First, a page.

To Crate or Not To Crate?

My answer every time? A resounding YES.


Now you see me, now you don't

Crate training is an important skill that your dog should be comfortable and confident with, which will come in very handy during stressful times. Just like muzzle training or getting your dog comfortable with being touched on different parts of its body, it is all about desensitizing your dog to the crate.


Most dogs typically like to keep the space they sleep in (also known as their den), clean. Therefore it is a very useful tool when you are toilet training a young dog, or teaching an older dog about the boundaries within it’s new home.


It helps many puppies calm down and allows them to nap – you want a puppy that is well rested, for maximum effectiveness during training times. Like an unrested child, puppies can get cranky and unfocused when they do not get sufficient rest.


Your dog should always see the crate as a sanctuary and safe haven. When introduced correctly, your dog would retreat naturally to it’s crate when it needs a break from the outside world. The crate should NEVER be used as a place of punishment.


Be fair to your dog. It should not be in the crate for long periods of time; ensure that you let it out for scheduled toilet breaks, training-bonding sessions and exercise.


Schedule in times to mentally and physically stimulate your dog whilst it is out of the crate. This would guarantee that when it goes back to the crate, it will naturally want to rest calmly.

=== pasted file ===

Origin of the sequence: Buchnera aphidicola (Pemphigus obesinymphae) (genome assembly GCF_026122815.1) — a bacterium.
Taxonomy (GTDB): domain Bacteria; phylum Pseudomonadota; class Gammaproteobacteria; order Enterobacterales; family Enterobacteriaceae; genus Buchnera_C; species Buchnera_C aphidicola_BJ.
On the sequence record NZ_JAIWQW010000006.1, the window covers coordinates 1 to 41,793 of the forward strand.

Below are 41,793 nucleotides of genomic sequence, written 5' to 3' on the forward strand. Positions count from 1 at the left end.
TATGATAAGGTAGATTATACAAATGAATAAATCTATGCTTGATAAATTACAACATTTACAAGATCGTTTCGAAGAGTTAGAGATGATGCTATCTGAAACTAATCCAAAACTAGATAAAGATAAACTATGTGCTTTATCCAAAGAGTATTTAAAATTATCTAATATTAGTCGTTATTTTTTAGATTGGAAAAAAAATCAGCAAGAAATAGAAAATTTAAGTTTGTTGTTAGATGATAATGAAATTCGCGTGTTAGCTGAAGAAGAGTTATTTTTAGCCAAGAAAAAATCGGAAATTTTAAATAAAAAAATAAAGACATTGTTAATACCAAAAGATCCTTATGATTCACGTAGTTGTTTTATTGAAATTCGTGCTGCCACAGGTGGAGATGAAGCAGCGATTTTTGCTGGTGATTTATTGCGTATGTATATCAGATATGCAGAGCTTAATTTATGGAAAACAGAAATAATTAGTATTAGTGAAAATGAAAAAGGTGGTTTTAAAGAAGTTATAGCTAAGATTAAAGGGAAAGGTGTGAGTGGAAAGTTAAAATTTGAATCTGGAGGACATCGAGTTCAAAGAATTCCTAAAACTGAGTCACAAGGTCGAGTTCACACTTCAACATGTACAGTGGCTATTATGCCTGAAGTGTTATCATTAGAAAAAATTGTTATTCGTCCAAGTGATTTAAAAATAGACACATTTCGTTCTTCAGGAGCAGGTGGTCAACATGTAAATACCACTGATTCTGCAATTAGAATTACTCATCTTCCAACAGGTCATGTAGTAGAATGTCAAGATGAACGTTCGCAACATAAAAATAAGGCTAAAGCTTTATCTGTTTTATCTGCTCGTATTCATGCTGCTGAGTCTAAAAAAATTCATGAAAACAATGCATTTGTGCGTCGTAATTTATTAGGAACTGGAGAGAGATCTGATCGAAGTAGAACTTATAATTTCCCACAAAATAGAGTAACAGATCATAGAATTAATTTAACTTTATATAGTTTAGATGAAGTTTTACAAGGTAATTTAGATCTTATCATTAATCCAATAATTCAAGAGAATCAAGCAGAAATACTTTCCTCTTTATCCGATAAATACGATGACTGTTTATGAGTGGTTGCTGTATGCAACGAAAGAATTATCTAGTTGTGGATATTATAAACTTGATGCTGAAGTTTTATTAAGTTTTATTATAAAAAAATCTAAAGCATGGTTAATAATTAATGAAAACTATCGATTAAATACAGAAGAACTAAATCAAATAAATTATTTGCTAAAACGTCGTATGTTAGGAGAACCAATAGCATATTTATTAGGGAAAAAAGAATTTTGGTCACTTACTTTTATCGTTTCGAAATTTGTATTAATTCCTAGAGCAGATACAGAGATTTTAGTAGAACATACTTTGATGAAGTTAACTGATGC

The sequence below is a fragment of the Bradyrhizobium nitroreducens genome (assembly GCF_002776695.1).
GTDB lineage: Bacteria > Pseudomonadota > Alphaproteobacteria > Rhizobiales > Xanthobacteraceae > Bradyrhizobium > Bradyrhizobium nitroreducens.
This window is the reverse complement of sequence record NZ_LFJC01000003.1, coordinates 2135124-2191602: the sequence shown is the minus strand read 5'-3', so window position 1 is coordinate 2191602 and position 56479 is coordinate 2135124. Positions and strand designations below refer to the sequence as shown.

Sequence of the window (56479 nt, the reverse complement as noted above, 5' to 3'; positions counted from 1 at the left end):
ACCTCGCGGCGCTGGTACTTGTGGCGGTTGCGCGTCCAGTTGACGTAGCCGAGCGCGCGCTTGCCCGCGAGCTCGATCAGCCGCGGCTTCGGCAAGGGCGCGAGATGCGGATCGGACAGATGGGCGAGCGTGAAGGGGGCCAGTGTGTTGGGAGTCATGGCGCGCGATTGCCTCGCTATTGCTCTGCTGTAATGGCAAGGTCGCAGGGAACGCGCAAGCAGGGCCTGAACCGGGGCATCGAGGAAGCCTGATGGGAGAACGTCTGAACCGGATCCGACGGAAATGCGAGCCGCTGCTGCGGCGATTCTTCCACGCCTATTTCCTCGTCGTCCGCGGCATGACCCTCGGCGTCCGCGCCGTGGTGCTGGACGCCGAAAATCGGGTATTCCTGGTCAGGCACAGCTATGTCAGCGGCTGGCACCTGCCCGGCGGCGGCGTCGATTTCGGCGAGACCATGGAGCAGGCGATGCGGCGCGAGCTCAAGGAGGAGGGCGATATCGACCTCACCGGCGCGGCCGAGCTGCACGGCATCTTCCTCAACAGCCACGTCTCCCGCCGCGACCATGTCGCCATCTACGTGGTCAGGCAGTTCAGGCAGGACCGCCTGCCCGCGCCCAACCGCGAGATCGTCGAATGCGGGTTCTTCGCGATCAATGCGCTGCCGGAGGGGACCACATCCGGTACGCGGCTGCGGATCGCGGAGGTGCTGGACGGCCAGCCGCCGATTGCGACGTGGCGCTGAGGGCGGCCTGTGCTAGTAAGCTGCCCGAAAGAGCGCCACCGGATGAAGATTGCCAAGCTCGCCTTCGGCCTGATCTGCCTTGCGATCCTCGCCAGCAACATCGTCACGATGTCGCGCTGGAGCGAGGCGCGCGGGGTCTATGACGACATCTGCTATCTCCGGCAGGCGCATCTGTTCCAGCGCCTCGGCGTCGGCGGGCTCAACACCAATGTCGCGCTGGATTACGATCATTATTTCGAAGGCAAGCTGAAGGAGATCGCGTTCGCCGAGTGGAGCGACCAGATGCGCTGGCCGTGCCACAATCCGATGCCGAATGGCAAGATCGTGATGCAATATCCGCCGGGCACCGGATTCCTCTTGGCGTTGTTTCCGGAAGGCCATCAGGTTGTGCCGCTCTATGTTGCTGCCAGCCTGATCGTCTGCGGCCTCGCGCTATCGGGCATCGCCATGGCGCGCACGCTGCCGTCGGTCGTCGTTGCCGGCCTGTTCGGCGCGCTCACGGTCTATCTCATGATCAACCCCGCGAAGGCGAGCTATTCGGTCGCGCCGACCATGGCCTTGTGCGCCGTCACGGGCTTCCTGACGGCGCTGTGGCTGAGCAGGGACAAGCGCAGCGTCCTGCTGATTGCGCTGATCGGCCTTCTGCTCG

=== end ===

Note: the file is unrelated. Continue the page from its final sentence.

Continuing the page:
Remember that the dog should be calm when you let it out, and only when you invite it out of the crate.


On the flip side, having a dog that is crate trained, also allows the human to create some space for themselves too. It gives the owners a break from having to constantly watch the dog when it is still learning the rules in a new environment.


It is also a good way to teach children to respect a dog’s space and to leave a resting dog alone.


Situations a crate trained dog would fair better in than one that isn’t


  • Your dog needs to stay at the vet for an injury

  • Your dog needs to be evacuated due to an emergency

  • Your dog needs to be unexpectedly boarded

  • Your dog needs to be physically isolated due to healing or injury

  • If you move homes and the dog is unsettled in it’s new environment


If these, or any of the other countless unfortunate realities inevitably pop up, you will be thankful that the already unpleasant, stress-filled, and worrisome moment was not their first time in a crate.



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